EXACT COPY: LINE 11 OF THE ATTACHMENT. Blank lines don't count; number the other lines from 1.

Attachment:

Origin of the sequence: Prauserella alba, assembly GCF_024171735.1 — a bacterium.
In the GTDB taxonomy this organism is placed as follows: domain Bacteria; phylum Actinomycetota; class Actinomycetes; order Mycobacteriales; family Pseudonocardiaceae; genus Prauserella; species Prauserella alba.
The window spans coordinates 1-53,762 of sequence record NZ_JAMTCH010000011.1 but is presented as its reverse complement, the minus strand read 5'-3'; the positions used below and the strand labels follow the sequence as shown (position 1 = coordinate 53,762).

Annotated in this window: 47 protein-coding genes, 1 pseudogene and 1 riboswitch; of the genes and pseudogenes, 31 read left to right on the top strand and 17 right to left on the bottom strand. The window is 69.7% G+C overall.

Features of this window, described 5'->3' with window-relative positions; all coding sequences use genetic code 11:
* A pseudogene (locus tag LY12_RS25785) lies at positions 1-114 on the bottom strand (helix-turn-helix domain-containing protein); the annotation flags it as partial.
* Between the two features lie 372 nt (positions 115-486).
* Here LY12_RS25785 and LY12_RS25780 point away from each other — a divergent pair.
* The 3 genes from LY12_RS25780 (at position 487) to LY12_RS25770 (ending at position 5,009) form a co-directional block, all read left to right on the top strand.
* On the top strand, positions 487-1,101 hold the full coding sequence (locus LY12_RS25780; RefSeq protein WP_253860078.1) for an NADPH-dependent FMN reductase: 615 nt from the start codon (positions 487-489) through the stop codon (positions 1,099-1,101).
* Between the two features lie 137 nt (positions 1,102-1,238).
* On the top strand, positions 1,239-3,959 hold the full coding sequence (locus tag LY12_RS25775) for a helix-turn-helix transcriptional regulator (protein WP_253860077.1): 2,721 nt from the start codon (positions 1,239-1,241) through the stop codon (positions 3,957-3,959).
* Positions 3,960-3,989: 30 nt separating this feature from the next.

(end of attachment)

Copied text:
* Between the two features lie 137 nt (positions 1,102-1,238).